With Yamamoto in 'new home,' all eyes are on the Dodgers

December 28th, 2023

When the Dodgers show up to Camelback Ranch in just over a month, all eyes will be on them. After an offseason of spending -- and spending big -- they will be the center of attention of the baseball world.

There will be a large chunk of people who will be rooting for the Dodgers to succeed. There will also be a large group that will root against the club that has spent over $1 billion to improve its roster this winter.

After his 12-year, $325 million deal was made official on Wednesday, Japanese phenom  will be right in the middle of it all. But as he was introduced as a Dodger for the first time, Yamamoto didn’t seem fazed by the attention. Instead, he seemed to enjoy it.

Wearing a blue three-piece suit, Yamamoto stood on stage at Dodger Stadium and delivered a message, in English, before fielding questions from a large group of media members, something Los Angeles will have to get used to this season.

“I am beyond ecstatic to become a member of this historic franchise,” Yamamoto said. “I cannot express how much it means to me to be able to call Los Angeles my new home.”

Yamamoto’s path to calling Los Angeles his new home started years ago. The Dodgers have been scouting the right-hander since he was a teenager, and the interest only intensified this season when it became obvious that he would be posted to MLB teams by the Orix Buffaloes.

Dodgers president of baseball operations Andrew Friedman made trips to Japan, including during Spring Training, and the club’s international scouts have been raving about Yamamoto’s skill set for quite some time. All of Yamamoto’s analytical reports quickly projected him to be the future ace of a staff.

Once Yamamoto became a free agent this winter, the Dodgers knew they needed to lock in Shohei Ohtani, inking him to a record 10-year, $700 million pact with unprecedented deferrals. But once that was taken care of, it was important for them to land Yamamoto, who they believed was clearly the best pitcher on the market despite having never thrown a pitch in Major League Baseball.

The Dodgers, of course, weren’t the only team recruiting Yamamoto. The Mets had multiple visits with Yamamoto, including a dinner at the home of owner Steve Cohen. The Yankees were also in hot pursuit, which included their GM Brian Cashman visiting Japan several times and the club refusing to hand out the No. 18 to a player last season.

The Giants were also heavily involved in the pursuit of Yamamoto, and his agent, Joel Wolfe, said if the Dodgers weren’t significantly recruiting the right-hander, it’s possible Yamamoto would’ve signed with L.A.'s NL West rival instead.

But luckily for Yamamoto and the Dodgers, there was plenty of mutual interest. Despite smartly entertaining all of his options, Yamamoto always preferred the Dodgers. His first meeting with the club happened earlier in December at Dodger Stadium, and the impact of it stuck with the righty until he made his decision.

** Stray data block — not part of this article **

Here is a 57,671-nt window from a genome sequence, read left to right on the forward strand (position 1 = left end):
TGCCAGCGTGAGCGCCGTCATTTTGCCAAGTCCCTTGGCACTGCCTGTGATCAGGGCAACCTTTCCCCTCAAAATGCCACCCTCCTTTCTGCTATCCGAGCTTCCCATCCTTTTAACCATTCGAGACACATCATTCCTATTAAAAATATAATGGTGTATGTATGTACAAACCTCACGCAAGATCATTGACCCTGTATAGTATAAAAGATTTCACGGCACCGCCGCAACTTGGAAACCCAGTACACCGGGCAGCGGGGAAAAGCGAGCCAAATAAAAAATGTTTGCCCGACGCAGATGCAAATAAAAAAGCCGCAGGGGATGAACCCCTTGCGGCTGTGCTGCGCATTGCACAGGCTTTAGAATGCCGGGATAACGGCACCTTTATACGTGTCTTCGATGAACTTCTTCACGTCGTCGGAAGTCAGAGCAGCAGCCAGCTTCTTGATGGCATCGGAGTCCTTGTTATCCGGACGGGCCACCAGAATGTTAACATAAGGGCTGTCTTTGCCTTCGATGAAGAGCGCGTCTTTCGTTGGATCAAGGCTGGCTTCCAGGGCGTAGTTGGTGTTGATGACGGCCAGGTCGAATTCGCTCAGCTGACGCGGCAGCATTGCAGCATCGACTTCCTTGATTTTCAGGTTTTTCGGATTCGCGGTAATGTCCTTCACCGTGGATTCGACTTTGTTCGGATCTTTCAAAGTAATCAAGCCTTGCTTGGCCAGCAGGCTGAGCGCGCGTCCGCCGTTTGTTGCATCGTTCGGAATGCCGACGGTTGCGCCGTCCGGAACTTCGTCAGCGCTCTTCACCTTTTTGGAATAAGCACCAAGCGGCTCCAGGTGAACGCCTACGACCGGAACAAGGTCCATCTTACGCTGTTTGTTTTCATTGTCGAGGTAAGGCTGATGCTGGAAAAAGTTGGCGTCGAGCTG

Mookie Betts, Freddie Freeman, Will Smith and Ohtani all took time to be part of the meeting with Yamamoto. Ohtani, of course, shared the stage with Yamamoto during Japan’s championship run in the 2023 World Baseball Classic. There have never been two prominent Japanese players on one team, creating some doubt that the Dodgers could sign Yamamoto after nabbing Ohtani.

Instead, it was the complete opposite, as Ohtani played a massive role in helping the Dodgers land Yamamoto. And once the Dodgers held their own with a 12-year deal, it was a no-brainer for Yamamoto.

“I wouldn’t say [Ohtani] was the sole reason I decided to come here,” Yamamoto said through an interpreter. “Even if he went somewhere else, I probably still would have ended up in L.A. as a Dodger. On top of that, Shohei is obviously not only one of the best Japanese players, but he’s one of the best players, period, in all of MLB. To be able to play with him from here on out means a lot to me.”

With Yamamoto becoming the highest-paid pitcher in the Majors -- receiving the most guaranteed dollars ever given to a pitcher -- the Dodgers have spent more than $1.1 billion this offseason in deals with Ohtani, Yamamoto and Tyler Glasnow, who was acquired in a trade with Tampa Bay in December. The acquisitions, paired with the star power that was already on the roster, have turned the Dodgers into baseball’s edition of a “Super Team.”

“It has been an exciting couple of weeks for the Dodgers community,” said general manager Brandon Gomes. “Being able to add a starting pitcher as decorated and talented as Yoshinobu Yamamoto is a great way to wrap up 2023 and to add to what we expect to be a thrilling 2024 season.”

For the ‘24 season to be a success, Yamamoto will have to live up to the hype. He won the pitching Triple Crown in Nippon Professional Baseball, leading the league in wins, ERA and strikeouts. He also won the Eiji Sawamura Award, which is Japan’s equivalent of the Cy Young, in each of the past three seasons. In that span, Yamamoto went 49-16 with a 1.44 ERA.

As he transitions to the Majors, Yamamoto will have to adjust to a new ball, new ballparks, new routines and more fierce competition. He’s expected to be the ace the Dodgers have needed over the last few seasons. If they want to win a World Series, Yamamoto will likely have to lead them on the mound.

That might be a lot of pressure for most people. But it’s exactly what Yamamoto decided he wanted when he picked the Dodgers to be his new home.

“It was very important to me to join a team that wants to win -- and not only now, but in the future as well. I really felt that through this whole process, the Dodgers provided that opportunity the most,” Yamamoto said. “I’m really grateful for how highly they thought of me through this process. So going from here, I want to make sure I can answer those expectations as well.”